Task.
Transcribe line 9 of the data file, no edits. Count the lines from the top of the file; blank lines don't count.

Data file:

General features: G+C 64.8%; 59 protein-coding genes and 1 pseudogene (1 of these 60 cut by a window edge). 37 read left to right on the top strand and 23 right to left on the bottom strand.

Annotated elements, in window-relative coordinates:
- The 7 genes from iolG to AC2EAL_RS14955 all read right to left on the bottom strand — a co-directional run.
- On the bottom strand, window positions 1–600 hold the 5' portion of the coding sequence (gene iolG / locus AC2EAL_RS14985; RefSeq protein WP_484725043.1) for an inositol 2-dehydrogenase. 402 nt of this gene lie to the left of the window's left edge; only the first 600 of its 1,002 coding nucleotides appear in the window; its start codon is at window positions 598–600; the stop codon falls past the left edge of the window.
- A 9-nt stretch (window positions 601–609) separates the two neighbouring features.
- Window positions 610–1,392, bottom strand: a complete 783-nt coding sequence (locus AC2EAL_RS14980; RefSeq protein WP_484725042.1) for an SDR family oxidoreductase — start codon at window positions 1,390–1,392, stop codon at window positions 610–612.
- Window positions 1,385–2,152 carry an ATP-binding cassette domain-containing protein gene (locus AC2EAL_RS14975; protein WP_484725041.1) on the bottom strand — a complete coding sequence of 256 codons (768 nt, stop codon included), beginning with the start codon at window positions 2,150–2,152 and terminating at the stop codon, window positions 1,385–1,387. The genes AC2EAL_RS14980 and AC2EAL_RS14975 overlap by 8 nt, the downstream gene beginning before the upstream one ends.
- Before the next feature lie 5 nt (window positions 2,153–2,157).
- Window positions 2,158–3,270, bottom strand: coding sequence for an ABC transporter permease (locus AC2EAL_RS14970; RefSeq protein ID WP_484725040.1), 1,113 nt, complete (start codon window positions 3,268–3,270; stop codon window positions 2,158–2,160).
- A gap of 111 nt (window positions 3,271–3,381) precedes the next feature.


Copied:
- Window positions 2,158–3,270, bottom strand: coding sequence for an ABC transporter permease (locus AC2EAL_RS14970; RefSeq protein ID WP_484725040.1), 1,113 nt, complete (start codon window positions 3,268–3,270; stop codon window positions 2,158–2,160).